Luke Story answered the cell call in a moment of transcendent bliss, a dad adrift gazing on his sleeping, rocking newborn son.
Lincoln O’Keefe Story had arrived only days before, on Sept. 1, 7 pounds and 6 ounces of sleepless joy for the president and CEO of the Arkansas Broadcasters Association.
“I told some of my board members I’ve never been so happy to be able to count the number of hours of sleep I’ve had in a week on one hand,” Story told Arkansas Business, taking a pause from parenthood to talk about his other family, the association’s membership in the radio business.
But it was nearly impossible to break his focus. “I’ve never been happier, sitting here with my little partner. It’s an indescribable type of love.”
The second boy for Luke and Sarah Story — 5-year-old big brother Max is enchanted too — arrived as this publication was taking a front-page look at Arkansas’ radio industry history, including local ownership losses in a quarter-century of major chain consolidation.
As an industry leader, Story doesn’t deny that local ownership and voices have been diluted, but he parts with consolidation’s harshest critics’ contention that centralized programming has drained the life out of radio.
The chain age has brought Arkansas radio and “streamed audio” to the cusp of a technological evolution that will both put Arkansas radio content at fingertips around the globe and still offer advertisers the most powerful local immediacy for businesses down the street, Story said.
“Radio and television are super adaptive, and the narrative has really changed from seeing radio as a thing apart to seeing it as a multifaceted medium where there’s more channels to be able to deliver audio content.
“Radio is in the community, and that’s not going to change,” he continued. “Radio is, you know, the mouthpiece of the community. Nobody has as close a connection to their audiences as local radio and TV stations, and we are going to help our members meet the challenges of preparing technically to take advantage of advertising opportunities through streaming. We’re big on streaming and making sure that if a radio station wants to, it can tap into that.”
Radio has proved its resilience through the rise of TV, cable and the internet, Story reminded a listener, and he suspects that “radio will always be here,” perhaps because local voices sending out the word freely on the airwaves is an idea simply too American to ever fully abandon.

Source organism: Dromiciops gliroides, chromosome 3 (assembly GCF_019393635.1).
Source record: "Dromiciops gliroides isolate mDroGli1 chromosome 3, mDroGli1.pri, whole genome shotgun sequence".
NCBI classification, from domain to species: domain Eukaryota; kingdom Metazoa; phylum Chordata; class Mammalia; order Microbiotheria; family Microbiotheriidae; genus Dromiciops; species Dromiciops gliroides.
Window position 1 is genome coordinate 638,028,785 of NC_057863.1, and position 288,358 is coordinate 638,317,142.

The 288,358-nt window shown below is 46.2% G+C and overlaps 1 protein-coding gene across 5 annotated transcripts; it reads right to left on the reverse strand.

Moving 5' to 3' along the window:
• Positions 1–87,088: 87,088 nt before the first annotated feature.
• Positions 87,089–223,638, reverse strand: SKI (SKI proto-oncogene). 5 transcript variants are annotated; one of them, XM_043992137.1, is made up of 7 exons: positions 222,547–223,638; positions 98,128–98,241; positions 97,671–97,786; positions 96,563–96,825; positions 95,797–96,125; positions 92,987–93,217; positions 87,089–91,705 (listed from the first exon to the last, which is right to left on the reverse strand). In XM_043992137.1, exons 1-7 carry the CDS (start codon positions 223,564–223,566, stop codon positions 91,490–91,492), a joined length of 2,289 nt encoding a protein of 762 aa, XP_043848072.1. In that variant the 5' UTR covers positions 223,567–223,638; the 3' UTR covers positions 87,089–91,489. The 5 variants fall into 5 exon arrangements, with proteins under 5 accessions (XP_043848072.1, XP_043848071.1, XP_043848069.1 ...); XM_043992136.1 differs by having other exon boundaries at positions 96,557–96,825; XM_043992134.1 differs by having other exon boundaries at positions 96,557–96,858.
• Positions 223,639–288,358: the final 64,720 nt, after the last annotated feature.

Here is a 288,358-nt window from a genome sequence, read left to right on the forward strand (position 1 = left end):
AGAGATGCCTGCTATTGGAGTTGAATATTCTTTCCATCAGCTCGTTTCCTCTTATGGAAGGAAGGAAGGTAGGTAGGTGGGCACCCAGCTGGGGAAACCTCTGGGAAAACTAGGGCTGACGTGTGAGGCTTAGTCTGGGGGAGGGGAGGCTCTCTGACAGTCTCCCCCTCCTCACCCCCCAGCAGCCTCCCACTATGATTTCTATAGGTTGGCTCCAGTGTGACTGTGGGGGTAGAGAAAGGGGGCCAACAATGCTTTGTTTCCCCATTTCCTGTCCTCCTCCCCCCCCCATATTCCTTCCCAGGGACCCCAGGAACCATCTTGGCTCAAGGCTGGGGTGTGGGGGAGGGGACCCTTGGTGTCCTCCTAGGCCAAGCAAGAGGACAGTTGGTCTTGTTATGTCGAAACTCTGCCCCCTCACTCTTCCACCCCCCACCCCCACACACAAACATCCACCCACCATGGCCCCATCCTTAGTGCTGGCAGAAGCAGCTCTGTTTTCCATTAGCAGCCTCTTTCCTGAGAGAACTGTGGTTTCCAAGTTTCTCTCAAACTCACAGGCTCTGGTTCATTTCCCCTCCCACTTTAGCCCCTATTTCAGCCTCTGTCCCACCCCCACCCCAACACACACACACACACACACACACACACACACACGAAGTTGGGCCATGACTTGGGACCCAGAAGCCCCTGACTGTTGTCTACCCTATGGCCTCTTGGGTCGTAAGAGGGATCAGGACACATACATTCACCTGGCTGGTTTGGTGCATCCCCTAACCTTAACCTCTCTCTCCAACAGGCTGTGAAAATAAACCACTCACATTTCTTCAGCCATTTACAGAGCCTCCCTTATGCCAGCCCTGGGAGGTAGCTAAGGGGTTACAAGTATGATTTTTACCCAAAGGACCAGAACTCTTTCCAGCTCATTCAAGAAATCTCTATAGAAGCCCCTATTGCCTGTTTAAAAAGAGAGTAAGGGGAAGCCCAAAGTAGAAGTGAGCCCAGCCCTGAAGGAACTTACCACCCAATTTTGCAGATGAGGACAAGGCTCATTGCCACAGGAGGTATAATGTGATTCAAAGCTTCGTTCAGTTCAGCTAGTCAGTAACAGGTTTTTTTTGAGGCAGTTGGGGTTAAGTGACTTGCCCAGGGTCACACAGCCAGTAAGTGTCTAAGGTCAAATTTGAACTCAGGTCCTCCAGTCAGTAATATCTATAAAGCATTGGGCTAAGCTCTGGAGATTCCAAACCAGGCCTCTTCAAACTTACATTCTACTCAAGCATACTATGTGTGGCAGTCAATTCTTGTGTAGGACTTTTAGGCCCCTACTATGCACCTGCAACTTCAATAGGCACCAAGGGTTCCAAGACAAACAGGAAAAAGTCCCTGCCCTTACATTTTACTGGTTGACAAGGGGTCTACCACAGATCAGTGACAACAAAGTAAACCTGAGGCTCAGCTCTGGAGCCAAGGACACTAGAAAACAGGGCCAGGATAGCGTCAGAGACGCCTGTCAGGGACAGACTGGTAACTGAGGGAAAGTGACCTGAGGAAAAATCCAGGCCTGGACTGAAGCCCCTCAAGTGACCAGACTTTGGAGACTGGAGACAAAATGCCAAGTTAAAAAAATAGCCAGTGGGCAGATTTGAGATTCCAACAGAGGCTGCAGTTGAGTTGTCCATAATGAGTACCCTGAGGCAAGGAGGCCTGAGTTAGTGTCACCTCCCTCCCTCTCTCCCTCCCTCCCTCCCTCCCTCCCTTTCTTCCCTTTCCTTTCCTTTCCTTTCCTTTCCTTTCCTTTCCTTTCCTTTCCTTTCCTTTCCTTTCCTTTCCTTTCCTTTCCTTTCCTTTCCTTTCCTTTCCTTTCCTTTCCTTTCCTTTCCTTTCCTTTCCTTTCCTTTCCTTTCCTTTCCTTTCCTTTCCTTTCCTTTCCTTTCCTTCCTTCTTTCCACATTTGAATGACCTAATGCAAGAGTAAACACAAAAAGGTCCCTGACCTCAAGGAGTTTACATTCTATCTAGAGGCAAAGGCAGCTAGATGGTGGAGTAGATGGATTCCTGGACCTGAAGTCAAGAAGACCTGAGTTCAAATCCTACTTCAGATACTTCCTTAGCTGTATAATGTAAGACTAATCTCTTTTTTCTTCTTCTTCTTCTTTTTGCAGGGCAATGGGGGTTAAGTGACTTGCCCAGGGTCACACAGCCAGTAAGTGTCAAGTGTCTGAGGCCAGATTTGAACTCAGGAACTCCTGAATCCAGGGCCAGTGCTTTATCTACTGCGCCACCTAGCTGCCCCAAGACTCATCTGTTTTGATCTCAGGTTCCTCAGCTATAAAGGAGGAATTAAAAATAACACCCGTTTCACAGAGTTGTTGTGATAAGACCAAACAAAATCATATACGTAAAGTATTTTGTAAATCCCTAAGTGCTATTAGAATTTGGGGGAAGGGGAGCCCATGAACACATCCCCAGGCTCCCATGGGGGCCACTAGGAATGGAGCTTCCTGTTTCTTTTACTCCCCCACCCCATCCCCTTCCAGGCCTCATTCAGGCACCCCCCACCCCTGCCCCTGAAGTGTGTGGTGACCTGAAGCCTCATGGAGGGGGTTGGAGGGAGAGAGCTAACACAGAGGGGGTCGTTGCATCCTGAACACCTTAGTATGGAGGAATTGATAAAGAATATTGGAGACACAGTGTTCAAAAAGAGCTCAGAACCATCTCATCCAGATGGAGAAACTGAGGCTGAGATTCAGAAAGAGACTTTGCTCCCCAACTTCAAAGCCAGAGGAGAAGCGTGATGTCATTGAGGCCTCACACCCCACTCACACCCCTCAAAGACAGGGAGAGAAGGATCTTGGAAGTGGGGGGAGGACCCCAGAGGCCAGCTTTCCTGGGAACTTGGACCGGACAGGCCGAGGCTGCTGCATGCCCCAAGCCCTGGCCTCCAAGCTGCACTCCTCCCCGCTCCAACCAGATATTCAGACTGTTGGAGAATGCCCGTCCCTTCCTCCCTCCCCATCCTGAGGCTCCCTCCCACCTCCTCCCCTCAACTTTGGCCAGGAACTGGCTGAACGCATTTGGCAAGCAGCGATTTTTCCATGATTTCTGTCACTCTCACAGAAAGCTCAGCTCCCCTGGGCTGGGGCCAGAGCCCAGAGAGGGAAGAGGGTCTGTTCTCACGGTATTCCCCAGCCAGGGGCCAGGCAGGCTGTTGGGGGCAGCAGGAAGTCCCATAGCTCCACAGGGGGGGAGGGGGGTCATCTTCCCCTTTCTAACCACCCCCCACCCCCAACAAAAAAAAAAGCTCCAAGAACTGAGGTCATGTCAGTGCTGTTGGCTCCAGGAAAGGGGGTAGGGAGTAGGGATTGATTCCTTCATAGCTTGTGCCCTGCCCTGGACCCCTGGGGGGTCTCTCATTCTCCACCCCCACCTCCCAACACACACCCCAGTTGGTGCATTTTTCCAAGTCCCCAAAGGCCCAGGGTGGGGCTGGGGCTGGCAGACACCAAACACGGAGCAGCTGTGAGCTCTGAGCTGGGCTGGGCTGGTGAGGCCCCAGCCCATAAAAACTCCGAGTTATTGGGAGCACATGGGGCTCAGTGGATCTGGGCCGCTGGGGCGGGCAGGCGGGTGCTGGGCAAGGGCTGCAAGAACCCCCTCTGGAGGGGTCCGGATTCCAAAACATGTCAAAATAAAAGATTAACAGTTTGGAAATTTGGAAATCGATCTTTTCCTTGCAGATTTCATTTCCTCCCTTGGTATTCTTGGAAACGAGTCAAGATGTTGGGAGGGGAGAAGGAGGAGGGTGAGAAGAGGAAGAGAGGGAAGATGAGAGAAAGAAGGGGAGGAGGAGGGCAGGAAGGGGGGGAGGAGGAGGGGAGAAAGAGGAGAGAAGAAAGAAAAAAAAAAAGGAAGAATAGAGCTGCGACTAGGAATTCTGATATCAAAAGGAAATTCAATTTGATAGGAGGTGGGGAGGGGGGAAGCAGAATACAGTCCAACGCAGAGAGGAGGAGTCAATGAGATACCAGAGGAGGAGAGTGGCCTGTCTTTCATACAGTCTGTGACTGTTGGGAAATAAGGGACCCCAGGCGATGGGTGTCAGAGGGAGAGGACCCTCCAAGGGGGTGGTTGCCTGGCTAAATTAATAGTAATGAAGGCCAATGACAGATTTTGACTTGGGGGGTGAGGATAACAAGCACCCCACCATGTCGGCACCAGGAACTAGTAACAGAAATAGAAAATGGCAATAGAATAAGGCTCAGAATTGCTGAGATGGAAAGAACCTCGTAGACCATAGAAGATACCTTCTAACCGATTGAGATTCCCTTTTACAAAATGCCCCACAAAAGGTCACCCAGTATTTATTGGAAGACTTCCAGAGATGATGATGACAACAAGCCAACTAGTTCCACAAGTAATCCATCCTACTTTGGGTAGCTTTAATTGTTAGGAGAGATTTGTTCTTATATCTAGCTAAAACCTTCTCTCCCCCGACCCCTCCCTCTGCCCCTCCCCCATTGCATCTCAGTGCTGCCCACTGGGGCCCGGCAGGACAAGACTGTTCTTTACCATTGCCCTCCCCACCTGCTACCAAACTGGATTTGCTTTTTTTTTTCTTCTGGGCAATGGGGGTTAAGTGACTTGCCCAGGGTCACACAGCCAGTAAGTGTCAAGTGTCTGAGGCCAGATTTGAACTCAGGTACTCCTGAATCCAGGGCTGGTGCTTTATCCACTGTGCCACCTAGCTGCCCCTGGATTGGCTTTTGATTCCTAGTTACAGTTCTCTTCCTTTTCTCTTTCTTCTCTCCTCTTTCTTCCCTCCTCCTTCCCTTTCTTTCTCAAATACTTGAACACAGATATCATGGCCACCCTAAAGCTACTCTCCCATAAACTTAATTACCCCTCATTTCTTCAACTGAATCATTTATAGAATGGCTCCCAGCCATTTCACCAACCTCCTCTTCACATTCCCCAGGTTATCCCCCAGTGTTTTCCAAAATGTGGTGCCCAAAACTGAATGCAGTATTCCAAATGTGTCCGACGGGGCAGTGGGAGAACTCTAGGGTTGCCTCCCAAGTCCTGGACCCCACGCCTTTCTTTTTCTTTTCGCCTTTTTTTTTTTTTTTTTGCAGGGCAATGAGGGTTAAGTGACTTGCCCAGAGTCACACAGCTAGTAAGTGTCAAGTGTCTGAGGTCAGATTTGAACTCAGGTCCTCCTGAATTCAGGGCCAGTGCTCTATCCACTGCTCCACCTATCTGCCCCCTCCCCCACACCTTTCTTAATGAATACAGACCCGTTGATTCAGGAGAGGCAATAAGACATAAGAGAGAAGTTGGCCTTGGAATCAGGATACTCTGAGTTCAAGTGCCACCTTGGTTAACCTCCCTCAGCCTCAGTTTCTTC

Local Arkansas voices can still be found, to be sure, and let’s not forget that one of country radio syndication’s biggest stars, Bobby Bones, is an Arkansas native and Henderson State University graduate.
Former Arkansas DJ Alan Rail pointed out that Magic 105 pioneer Tom Wood was omitted entirely from the radio article, though Rail conceded there was no way within the story’s scope to acknowledge everyone. “I enjoyed it, but I would like to have seen … a tip of the hat to the guys at KKPT (Mike Kennedy and Jeff Allen) and the guys at ARRSN,” Rail wrote in an email, referring to the Arkansas Rocks Radio Stations Network, where Wood works, along with Sonny Victory, Bob Terrell, Mark Wallace, David Allen Ross, Barry Mac, Beaker Street’s Clyde Clifford and Jay Brentlinger, the owner.
You can find Arkansas Rocks here. It and KKPT, known as The Point, “seem to be the Islands of Misfit Toys for radio legends in Central Arkansas,” Rail said.
Another reader, former telecom executive, bank board member and community leader Larry W. Ross, alerted Arkansas Business to a retired jazz titan of Arkansas radio, Norwood Seymour. Now in his 90s, Seymour was a drummer and jazz collector who spun records from his own vast collection for listeners of KUAR and KLRE of Little Rock through the 1990s into the 2000s.
“His show had a substantial following,” said Ross, who was a longtime member of the Arkansas PBS Foundation Board, among many other civic commitments in central Arkansas.
Ross put Seymour and Arkansas Business together for an interview too interesting to be the end note in a column. Get the full article here.